Qatari banks face growing risks from real estate downturn, says Fitch

A view of Doha Bank Tower (R) in Doha, Qatar. (File/AFP)
Updated 16 May 2019
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Qatari banks face growing risks from real estate downturn, says Fitch

  • Qatar has seen its rental prices slide by 20 percent over the past three years
  • Analysts expect these prices to fall further as a wave of projects tied to the tournament come online over the next three years

DOHA: Qatari banks face growing pressure from high exposure to the country’s sluggish real estate market, hit by oversupply tied to preparations for its 2022 World Cup, ratings agency Fitch said.
The tiny but wealthy Gulf state has seen its rental prices slide by 20 percent over the past three years. Analysts expect these prices to fall further as a wave of projects tied to the tournament come online over the next three years.
Qatar has had the added challenge of a diplomatic and trade boycott imposed by Saudi Arabia, the United Arab Emirates, Bahrain and Egypt since 2017. The move has hit tourism and dampened demand for real estate from foreign buyers.
The bloc accuses Qatar of supporting terrorism, which Doha denies. Qatar has since moved to liberalize its real estate sector, opening up new areas to foreign buying in a bid to boost demand.
While Qatari banks have largely bounced back from liquidity issues arising from the 2017 boycott, when around $30 billion in deposits left the system, Fitch said deteriorating real estate assets are now a “key risk.”
“Qatari banks’ concentrated exposure to the weakening domestic real estate market is an increasing risk to asset quality,” Fitch said, naming Doha Bank, Commercial Bank, and International Bank of Qatar as the most exposed.
“The real estate and hospitality sectors, already facing falling prices due to oversupply in preparation for the 2022 World Cup, have been further pressured by reduced tourism and occupancy rates resulting from the boycott of Qatar.”
Fitch said however that Qatari banks’ credit ratings would not be affected “as they are driven by our assumption of the authorities’ propensity and ability to provide support to the banks, if needed.”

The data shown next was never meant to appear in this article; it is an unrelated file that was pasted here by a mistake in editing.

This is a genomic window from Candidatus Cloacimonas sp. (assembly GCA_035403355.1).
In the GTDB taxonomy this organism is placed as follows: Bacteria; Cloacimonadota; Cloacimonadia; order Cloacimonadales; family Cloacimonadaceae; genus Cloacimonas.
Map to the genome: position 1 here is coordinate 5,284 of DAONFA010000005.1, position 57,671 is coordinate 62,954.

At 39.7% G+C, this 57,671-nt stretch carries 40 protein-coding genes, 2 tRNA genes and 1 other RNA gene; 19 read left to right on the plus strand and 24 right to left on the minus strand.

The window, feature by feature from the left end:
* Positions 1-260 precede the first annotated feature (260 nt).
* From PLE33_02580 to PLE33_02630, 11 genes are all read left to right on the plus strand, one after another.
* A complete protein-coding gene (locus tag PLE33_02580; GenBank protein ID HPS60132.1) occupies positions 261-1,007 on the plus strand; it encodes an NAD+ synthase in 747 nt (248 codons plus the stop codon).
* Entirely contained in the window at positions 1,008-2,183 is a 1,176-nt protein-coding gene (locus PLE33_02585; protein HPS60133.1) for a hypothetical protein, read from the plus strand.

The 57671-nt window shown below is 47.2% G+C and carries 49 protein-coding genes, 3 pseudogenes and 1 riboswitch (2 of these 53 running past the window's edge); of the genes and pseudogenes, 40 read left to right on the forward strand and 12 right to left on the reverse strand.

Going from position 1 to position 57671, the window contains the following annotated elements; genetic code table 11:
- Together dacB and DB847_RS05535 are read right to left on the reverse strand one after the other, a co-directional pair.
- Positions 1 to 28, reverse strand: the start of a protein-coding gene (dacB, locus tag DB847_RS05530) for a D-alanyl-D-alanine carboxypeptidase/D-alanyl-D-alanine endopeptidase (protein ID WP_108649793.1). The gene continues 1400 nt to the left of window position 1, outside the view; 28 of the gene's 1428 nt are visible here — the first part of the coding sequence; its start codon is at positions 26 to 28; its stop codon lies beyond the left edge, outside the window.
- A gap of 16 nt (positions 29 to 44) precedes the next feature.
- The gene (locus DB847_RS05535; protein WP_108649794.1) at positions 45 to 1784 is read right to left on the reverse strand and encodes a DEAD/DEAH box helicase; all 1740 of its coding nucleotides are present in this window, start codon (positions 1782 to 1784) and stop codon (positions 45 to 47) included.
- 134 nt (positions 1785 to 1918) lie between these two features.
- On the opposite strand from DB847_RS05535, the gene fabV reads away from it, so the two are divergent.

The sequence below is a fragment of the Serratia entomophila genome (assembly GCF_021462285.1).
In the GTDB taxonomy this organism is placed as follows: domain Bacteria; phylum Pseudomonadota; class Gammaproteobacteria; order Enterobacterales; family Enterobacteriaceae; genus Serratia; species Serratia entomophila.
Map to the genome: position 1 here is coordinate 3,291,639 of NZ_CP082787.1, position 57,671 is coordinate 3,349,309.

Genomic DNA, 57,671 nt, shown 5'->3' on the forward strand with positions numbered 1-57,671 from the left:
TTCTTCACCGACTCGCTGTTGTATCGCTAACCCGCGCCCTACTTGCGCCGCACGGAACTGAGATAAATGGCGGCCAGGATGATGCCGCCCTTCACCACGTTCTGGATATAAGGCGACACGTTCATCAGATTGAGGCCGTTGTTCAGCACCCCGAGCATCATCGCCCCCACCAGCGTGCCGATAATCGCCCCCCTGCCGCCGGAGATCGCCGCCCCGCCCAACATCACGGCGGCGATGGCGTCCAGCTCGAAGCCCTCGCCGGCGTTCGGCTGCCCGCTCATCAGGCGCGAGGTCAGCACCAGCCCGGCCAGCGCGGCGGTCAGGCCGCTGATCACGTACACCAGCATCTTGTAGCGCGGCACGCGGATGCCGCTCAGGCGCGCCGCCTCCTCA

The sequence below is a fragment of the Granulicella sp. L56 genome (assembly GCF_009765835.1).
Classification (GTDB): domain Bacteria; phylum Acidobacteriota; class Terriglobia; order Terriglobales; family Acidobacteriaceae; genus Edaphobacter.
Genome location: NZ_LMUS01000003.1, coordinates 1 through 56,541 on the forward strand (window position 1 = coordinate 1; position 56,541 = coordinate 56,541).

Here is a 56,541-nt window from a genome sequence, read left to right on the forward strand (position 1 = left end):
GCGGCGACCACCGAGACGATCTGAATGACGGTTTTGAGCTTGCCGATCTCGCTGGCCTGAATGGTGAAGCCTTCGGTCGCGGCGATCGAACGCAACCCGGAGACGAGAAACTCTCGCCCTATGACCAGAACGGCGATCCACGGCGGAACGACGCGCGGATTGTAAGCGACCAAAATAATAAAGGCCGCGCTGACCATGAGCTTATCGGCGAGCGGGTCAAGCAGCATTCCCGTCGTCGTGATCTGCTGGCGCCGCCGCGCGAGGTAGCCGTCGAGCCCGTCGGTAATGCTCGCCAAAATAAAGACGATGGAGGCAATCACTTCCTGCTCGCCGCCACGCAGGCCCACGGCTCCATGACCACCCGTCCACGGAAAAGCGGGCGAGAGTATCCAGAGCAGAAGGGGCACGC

Qatar injected about $40 billion into its banking system in the months after the boycott in order to boost liquidity.


US, China need to reverse course in trade row to help economy: OECD

Updated 30 min 14 sec ago
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US, China need to reverse course in trade row to help economy: OECD

  • OECD: The global economy would grow by only 3.2 percent this year
  • China, which is not an OECD country, has been seeking to stimulate its economy

PARIS: Economic growth in China and the United States could be 0.2-0.3 percent lower on average by 2021 and 2022 if the two countries do not row back on tit-for-tat tariffs in their dispute that has dampened the global economic outlook, the OECD said on Tuesday.
US President Donald Trump has raised tariffs on $200 billion on Chinese imports to 25 percent from 10 percent in the long-running trade row, while Beijing said it would hit back by lifting tariffs on $60 billion in US goods.
The global economy would grow by only 3.2 percent this year as growth in trade flows is nearly halved this year to only 2.1 percent, the Organization for Economic Cooperation and Development (OECD) said in its biannual Economic Outlook.
That would be the slowest pace of global economic growth since 2016 and was down marginally from the Paris-based policy forum’s last forecast in March for growth of 3.3 percent.
The world economy should fare slightly better next year with a growth rate of 3.4 percent, but only if the United States and China pull back from tariff hikes announced this month.
The OECD said growth in China and the United States could come in 0.2-0.3 percent lower on average by 2021 and 2022 if the two nations did not reverse course.
Without taking the latest round of tariff increases into account, the OECD forecast the United States would outpace other big developed economies with growth of 2.8 percent this year, up from the 2.6 percent the organization had projected in March.
The world’s biggest economy was seen slowing to 2.3 percent next year even if the new tariff hikes are not carried through.
China, which is not an OECD country, has been seeking to stimulate its economy but growth was still seen easing from 6.2 percent this year to 6.0 percent in 2020, the lowest rate in 30 years for the world’s second-biggest economy.
Global investors are closely watching to see how much more support Beijing will inject to shore up growth after China already loosened monetary policy, cut taxes and allowed local governments to issue special bonds to fund infrastructure projects.
Japan’s export-dependent economy is suffering from the drop in trade flows with growth expected at only 0.7 percent in 2019 and 0.6 percent in 2020, trimmed from the OECD’s March forecasts of 0.8 percent and 0.7 percent respectively.
The euro zone is also paying a heavy price for the global trade slowdown, with its growth seen this year at 1.2 percent before rising to 1.4 percent year. That was slightly better than the 1.0 percent and 1.2 percent expected in March as Italy’s downturn proves slightly less severe than previously expected
Meanwhile, the OECD raised Britain’s growth forecast to 1.2 percent this year from 0.8 percent previously, as the prospect of its exit from the European Union was pushed back. UK growth is expected to fall to 1.0 percent, marginally better than the 0.9 percent expected in March.